Then there are the contacts between Huma Abedin, her closest aide at State, and Doug Band at the Clinton Foundation, the go-betweens for the donor-Clinton meetings, which has opened a new avenue for investigators.

These were unearthed by Judicial Watch, which is not going away.

The number of persons of interest involved in this suppurating scandal, which has gone from an illicit server, to a panoply of Clinton lies to the public that disgusted the FBI director, to erased emails, to "pay for play," and now deep into the Clinton Foundation continues to grow.

All that is needed now, to bring us to an independent counsel, is calls for the FBI to reopen and broaden its investigation in light of all that has been revealed since Director Comey said there was not evidence enough to recommend an indictment.

If Clinton controls the Justice Department, calls for a special prosecutor will be resisted, but only until public demand becomes too great. For there were independent counsels called in Watergate, Iran-Contra and the scandals that led to the impeachment of Bill Clinton.

Hillary Clinton says there is no fire. But something is causing all that smoke.

(Patrick J. Buchanan is the author of the new book "The Greatest Comeback: How Richard Nixon Rose From Defeat to Create the New Majority.")

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Froma Harrop - French ban of burkinis is none of our business

A few years ago, I took a French friend to a crowded beach in Rhode Island. No sooner had we hit the soft sands than she ripped off the top of her two-piece, baring her breasts to the sun and to curious boys playing nearby.

"You can't do that," I said. "This is New England. People don't go topless here."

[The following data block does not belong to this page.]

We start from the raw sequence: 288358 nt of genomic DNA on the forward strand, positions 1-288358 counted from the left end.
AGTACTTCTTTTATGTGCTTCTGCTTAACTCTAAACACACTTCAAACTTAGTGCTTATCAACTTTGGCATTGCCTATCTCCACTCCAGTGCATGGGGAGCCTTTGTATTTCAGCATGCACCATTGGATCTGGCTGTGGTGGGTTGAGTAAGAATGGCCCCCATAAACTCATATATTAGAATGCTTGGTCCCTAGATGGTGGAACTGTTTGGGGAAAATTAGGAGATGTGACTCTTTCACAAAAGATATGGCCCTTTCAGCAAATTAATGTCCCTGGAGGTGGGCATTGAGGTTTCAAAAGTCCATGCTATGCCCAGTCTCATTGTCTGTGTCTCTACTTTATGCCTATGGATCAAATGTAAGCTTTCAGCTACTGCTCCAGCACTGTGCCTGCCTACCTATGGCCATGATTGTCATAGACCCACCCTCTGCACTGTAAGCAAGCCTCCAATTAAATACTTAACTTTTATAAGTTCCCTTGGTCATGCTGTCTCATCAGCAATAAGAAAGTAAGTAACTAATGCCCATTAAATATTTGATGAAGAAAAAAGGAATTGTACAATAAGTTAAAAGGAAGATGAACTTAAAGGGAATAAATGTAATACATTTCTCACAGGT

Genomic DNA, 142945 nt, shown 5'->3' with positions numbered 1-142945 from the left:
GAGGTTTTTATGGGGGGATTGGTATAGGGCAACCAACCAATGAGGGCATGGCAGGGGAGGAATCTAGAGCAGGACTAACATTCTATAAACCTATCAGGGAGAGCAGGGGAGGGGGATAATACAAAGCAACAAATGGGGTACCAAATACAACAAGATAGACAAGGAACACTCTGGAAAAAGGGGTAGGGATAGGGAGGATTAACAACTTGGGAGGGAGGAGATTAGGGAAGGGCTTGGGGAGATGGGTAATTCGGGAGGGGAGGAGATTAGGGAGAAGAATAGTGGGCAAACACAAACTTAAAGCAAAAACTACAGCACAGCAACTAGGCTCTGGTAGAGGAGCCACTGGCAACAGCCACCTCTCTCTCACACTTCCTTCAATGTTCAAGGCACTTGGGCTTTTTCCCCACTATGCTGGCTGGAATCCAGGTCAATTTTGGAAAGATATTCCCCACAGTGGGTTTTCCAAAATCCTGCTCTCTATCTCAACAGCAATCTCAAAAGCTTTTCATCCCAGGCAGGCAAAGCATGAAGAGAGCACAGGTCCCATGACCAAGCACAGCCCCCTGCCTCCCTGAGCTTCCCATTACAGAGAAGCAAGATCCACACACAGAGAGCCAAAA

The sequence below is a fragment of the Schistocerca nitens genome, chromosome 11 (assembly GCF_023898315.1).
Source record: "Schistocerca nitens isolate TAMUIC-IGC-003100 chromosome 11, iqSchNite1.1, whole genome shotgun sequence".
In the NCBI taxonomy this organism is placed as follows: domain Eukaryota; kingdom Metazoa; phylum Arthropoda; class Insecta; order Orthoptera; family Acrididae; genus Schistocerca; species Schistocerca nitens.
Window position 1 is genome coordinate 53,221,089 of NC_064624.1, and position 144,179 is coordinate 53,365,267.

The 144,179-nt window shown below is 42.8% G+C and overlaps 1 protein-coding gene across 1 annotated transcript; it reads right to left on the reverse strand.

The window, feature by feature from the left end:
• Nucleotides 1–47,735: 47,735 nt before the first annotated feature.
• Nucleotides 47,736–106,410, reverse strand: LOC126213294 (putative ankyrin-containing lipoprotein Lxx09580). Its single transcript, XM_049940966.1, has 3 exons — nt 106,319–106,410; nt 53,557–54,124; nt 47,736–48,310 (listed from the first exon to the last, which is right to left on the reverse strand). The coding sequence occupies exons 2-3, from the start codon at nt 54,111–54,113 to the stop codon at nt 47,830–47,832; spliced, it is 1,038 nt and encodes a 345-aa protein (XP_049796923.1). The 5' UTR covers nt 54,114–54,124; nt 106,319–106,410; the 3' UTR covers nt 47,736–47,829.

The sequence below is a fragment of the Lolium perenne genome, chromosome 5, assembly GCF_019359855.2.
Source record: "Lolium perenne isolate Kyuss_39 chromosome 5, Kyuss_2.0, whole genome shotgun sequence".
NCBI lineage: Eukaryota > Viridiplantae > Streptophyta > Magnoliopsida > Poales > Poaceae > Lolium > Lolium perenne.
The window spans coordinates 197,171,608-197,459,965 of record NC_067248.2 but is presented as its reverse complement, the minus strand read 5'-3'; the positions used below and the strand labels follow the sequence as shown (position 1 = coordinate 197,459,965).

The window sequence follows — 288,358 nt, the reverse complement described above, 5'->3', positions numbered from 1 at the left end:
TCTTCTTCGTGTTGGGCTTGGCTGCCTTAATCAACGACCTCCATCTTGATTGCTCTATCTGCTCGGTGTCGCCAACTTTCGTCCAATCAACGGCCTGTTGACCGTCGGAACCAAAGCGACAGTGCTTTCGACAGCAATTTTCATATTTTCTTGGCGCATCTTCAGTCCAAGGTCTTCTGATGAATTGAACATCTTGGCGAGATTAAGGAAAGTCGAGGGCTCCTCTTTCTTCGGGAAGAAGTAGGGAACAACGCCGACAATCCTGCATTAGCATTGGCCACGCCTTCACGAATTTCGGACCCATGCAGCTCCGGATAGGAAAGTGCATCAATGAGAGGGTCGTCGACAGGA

Not entirely true. There are secluded beaches where New Englanders strip to nothing, but I kept it simple.

She gave me her you-Americans-are-so-backward smirk. I chose not to respond, regarding the region's penchant for modesty as rather nice.

Which leads to the burkini ban in France. The burkini is a bathing suit favored by many Muslim women. It covers the entire body except for the hands, feet and face. Devout Muslims believe that women's bodies must be largely hidden from public view.

The issue in France is political, not fashion aesthetics. Many worry that their large Muslim population is not assimilating into the predominant culture. French Prime Minister Manuel Valls called the burkini an emblem of "a counter-society" based on "the enslavement of women."

Others in the West may see the body-covering bathing suit as merely eccentric. In the resort town of Blackpool, England, burkinis are sold and rented.

I could turn the tables on my friend and ask, "Why are you French so darned scared of a bathing suit?" But I won't. Just as American beaches may stop women from going topless — and Iran can demand that women cover their hair — France can say non to the burkini as an offensive demonstration of apartness.

Note France's long-held aversion to displays of religious affiliation. In 2004, it banished Muslim headscarfs from public schools and also visible crosses, turbans and Jewish kippas.

Arguing, as one Muslim woman did to BBC News, that banning burkinis "just hands ammunition" to Islamic radicals is not going to work. This is an implied threat — that if French officials don't submit to their demands, violence could follow.

The French don't take such threats lightly. They remain traumatized by a string of terrorist attacks. Only last month, a Muslim extremist drove a 19-ton cargo truck through a crowd celebrating Bastille Day in the seaside city of Nice, killing 86.

If it were up to me, the French would allow more latitude in distinctive dress. But I do shudder at the sight of a burqa in Western settings. A burqa covers a woman's entire identity in a sheet, with only a cutout or mesh for the eyes.

In Manhattan, I recently saw a young man in jeans, summer shirt hanging out, walking with a woman entirely encased in a burqa. Scarves and other religion-based headgear are one thing, but the burqa, with its proclamation of female inferiority, is simply jarring.

In the opposite direction — but on a less intense level — it irks me to walk into a surf shop and see racks of roomy long shorts for the boys and tiny bikinis for the girls. At swimming areas, you see the male teens romping comfy and covered while their female companions go highly exposed and often self-conscious in their narrow strips of cloth.